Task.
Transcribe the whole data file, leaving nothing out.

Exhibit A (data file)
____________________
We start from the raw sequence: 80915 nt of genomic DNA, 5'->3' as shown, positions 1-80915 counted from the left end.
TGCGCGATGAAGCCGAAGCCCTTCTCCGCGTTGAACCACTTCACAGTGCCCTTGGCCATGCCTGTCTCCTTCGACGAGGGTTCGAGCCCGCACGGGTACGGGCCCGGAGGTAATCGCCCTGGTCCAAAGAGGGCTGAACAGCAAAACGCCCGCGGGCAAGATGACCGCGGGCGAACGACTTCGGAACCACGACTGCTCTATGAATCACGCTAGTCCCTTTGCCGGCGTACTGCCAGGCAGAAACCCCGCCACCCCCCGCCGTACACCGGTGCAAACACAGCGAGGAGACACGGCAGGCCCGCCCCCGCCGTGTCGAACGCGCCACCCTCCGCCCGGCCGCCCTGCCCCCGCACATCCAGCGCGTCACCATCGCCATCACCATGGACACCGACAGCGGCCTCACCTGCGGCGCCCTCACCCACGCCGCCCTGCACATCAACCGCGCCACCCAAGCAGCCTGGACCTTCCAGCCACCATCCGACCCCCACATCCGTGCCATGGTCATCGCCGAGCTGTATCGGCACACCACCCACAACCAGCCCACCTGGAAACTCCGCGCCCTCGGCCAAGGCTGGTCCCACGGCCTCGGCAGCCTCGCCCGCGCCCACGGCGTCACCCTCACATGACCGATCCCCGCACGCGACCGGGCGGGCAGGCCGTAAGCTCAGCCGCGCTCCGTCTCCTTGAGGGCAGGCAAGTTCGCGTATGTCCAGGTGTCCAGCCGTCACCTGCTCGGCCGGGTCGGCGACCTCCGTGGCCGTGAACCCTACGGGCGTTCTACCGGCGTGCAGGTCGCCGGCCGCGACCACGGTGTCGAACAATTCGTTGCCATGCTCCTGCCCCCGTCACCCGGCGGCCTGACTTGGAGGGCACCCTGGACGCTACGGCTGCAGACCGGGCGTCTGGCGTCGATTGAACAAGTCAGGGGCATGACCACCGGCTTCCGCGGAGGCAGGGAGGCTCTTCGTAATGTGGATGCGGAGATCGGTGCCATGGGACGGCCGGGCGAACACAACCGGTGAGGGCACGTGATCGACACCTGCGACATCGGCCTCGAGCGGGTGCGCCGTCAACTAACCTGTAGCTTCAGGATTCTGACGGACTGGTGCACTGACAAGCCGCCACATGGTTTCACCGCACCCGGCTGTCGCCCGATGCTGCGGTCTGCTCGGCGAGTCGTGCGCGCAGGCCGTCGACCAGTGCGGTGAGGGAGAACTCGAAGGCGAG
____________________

We start from the raw sequence: 80915 nt of genomic DNA, 5'->3' as shown, positions 1-80915 counted from the left end.
TGCGCGATGAAGCCGAAGCCCTTCTCCGCGTTGAACCACTTCACAGTGCCCTTGGCCATGCCTGTCTCCTTCGACGAGGGTTCGAGCCCGCACGGGTACGGGCCCGGAGGTAATCGCCCTGGTCCAAAGAGGGCTGAACAGCAAAACGCCCGCGGGCAAGATGACCGCGGGCGAACGACTTCGGAACCACGACTGCTCTATGAATCACGCTAGTCCCTTTGCCGGCGTACTGCCAGGCAGAAACCCCGCCACCCCCCGCCGTACACCGGTGCAAACACAGCGAGGAGACACGGCAGGCCCGCCCCCGCCGTGTCGAACGCGCCACCCTCCGCCCGGCCGCCCTGCCCCCGCACATCCAGCGCGTCACCATCGCCATCACCATGGACACCGACAGCGGCCTCACCTGCGGCGCCCTCACCCACGCCGCCCTGCACATCAACCGCGCCACCCAAGCAGCCTGGACCTTCCAGCCACCATCCGACCCCCACATCCGTGCCATGGTCATCGCCGAGCTGTATCGGCACACCACCCACAACCAGCCCACCTGGAAACTCCGCGCCCTCGGCCAAGGCTGGTCCCACGGCCTCGGCAGCCTCGCCCGCGCCCACGGCGTCACCCTCACATGACCGATCCCCGCACGCGACCGGGCGGGCAGGCCGTAAGCTCAGCCGCGCTCCGTCTCCTTGAGGGCAGGCAAGTTCGCGTATGTCCAGGTGTCCAGCCGTCACCTGCTCGGCCGGGTCGGCGACCTCCGTGGCCGTGAACCCTACGGGCGTTCTACCGGCGTGCAGGTCGCCGGCCGCGACCACGGTGTCGAACAATTCGTTGCCATGCTCCTGCCCCCGTCACCCGGCGGCCTGACTTGGAGGGCACCCTGGACGCTACGGCTGCAGACCGGGCGTCTGGCGTCGATTGAACAAGTCAGGGGCATGACCACCGGCTTCCGCGGAGGCAGGGAGGCTCTTCGTAATGTGGATGCGGAGATCGGTGCCATGGGACGGCCGGGCGAACACAACCGGTGAGGGCACGTGATCGACACCTGCGACATCGGCCTCGAGCGGGTGCGCCGTCAACTAACCTGTAGCTTCAGGATTCTGACGGACTGGTGCACTGACAAGCCGCCACATGGTTTCACCGCACCCGGCTGTCGCCCGATGCTGCGGTCTGCTCGGCGAGTCGTGCGCGCAGGCCGTCGACCAGTGCGGTGAGGGAGAACTCGAAGGCGAG